The Exposure Draft proposes a new provision for automotive dealer agreements of 12 months' duration or longer which would require a party not intending to renew the agreement at the end of its term to provide at least 12 months' notice of that decision (or such longer notice term as agreed between the parties). Unlike the current notice provision, which applies only to the franchisor, the Exposure Draft amends the notification requirement so that it applies to either a franchisor or a franchisee, whoever is the non-renewing party. In addition, if a party gives notice that they do not intend to extend a franchise agreement or enter into a new agreement, then the 12 months' written notice must include reasons for the decision. The purpose of this provision is said to be to allow the franchisee to better assess whether the decision was made in good faith.

Of greater practical significance to franchisors (assuming that a decision on renewal may well already be generally made in practice at least 12 months ahead of time), the Exposure Draft also provides that, in the event of non-renewal, the parties must agree to a written plan (with milestones) for managing the winding down of the dealership (including new vehicles, spare parts and service and repair equipment) over the remaining term of the agreement. The parties must work together to reduce stock over the remaining term of the agreement.

While the extended notice period will give a franchisee more time to mitigate any losses brought about by a non-renewal decision and would allow a franchisor more time to adjust its dealership network to ensure consumers have access to services in the event of a franchisee opting not to renew, the requirement to agree to a written exit plan may lead to some additional administrative and practical difficulties for franchisors seeking to sever ties with underperforming franchisees.

Capital expenditure

The Exposure Draft amends the current prohibition on franchisors imposing significant capital expenditure obligations on franchisees in relation to a franchised business. Under the proposed new clause, expenditure that the franchisor considers is necessary as capital investment in the franchised business will no longer be excluded from the prohibition. The Exposure Draft will require franchisors to provide as much information as practicable about any significant capital expenditure (including expenditure considered necessary for the franchised business). This will include details regarding the rationale, amount, timing, nature, anticipated outcomes and expected risks associated with the expenditure.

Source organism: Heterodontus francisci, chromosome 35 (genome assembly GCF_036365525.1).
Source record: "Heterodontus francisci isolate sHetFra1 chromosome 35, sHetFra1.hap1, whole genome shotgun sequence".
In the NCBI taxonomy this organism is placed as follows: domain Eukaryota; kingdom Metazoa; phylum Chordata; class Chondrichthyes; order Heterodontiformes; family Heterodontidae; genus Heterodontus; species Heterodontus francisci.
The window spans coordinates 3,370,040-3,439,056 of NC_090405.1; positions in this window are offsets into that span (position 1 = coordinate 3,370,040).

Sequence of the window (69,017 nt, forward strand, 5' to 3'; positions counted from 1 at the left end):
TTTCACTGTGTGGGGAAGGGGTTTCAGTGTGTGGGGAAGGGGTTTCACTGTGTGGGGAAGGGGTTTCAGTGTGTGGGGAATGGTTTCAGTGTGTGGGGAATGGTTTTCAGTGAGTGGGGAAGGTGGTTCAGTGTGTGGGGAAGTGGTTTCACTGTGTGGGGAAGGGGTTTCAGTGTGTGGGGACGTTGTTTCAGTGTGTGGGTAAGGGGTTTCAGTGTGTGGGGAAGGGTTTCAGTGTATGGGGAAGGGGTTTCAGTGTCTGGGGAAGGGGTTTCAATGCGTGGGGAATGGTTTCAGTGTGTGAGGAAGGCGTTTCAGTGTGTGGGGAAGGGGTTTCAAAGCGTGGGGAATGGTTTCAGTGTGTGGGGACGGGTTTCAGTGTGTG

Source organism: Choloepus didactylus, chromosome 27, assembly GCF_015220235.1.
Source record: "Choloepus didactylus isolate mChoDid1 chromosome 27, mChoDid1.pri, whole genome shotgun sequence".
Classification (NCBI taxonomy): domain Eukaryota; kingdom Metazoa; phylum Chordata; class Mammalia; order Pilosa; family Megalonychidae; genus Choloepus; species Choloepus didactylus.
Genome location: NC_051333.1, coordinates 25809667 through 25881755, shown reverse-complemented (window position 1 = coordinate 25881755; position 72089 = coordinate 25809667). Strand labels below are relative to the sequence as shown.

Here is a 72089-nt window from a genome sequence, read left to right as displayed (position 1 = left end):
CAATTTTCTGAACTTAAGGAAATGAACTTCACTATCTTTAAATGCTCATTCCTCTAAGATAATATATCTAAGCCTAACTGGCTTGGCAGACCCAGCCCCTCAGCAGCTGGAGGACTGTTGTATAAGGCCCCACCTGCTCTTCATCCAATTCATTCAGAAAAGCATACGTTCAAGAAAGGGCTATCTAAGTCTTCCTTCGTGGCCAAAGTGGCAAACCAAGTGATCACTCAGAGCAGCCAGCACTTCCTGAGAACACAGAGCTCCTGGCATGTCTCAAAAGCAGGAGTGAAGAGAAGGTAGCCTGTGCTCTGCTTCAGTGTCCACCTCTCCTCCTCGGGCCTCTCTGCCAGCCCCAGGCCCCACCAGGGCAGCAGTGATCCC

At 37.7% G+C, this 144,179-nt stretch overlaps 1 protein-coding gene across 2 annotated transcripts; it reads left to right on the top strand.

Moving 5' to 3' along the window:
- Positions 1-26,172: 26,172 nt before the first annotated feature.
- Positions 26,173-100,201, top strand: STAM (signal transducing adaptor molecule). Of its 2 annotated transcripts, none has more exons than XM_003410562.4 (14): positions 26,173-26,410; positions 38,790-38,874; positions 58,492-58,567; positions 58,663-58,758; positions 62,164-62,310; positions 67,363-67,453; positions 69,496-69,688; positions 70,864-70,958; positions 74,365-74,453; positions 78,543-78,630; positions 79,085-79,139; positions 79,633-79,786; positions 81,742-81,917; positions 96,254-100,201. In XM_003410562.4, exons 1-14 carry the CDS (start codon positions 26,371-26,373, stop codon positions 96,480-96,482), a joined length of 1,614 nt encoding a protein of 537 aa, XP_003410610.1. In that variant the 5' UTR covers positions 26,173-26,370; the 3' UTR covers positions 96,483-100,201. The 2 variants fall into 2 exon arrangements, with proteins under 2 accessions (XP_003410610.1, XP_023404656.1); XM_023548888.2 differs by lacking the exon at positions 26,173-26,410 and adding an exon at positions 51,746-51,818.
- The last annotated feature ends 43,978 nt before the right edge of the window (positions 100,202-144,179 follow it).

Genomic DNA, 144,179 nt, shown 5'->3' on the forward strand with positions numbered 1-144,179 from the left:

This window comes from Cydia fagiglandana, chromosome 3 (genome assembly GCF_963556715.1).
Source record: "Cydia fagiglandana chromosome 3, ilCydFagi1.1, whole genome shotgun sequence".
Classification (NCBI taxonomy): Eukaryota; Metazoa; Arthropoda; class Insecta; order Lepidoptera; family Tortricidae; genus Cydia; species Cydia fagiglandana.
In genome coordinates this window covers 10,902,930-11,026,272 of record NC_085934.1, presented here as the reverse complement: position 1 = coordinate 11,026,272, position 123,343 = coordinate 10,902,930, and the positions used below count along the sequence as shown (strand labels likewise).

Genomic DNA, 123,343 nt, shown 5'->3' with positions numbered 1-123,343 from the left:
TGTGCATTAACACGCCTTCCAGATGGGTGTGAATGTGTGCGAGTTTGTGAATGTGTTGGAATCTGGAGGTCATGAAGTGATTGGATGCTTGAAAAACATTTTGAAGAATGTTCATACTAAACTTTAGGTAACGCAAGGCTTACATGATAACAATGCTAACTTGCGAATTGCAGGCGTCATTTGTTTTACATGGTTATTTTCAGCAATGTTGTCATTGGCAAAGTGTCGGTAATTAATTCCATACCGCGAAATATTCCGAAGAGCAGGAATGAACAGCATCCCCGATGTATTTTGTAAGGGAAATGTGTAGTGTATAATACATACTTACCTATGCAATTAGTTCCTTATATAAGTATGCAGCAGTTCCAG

Additionally, the Exposure Draft will require the franchisor and franchisee to discuss any required expenditure before entering into, renewing or extending the scope of a dealer agreement. The circumstances under which the franchisee is likely to recoup the expenditure must be discussed.

The proposed changes are aimed at facilitating greater transparency for franchisees and to assist parties to assess their commercial and legal options.

Resolving disputes

While the Franchising Code already imposes compulsory dispute resolution processes, the Exposure Draft will amend those requirements as applicable to the automotive sector to entitle franchisees to deal with a franchisor collectively where two or more of the franchisees each have a dispute of the same nature with the franchisor. Franchisees will have the option to request to participate in multi-franchisee dispute resolution but are not required to do so.

Multi-franchisee dispute resolution will inherently give greater power to franchisees to negotiate a favourable resolution of their dispute with the franchisor.

The Government is now consulting interested stakeholders on the draft regulations and has asked for submissions by 13 March 2020. Subject to any further amendments made following receipt of stakeholder feedback, the changes are expected to take effect on 1 July 2020.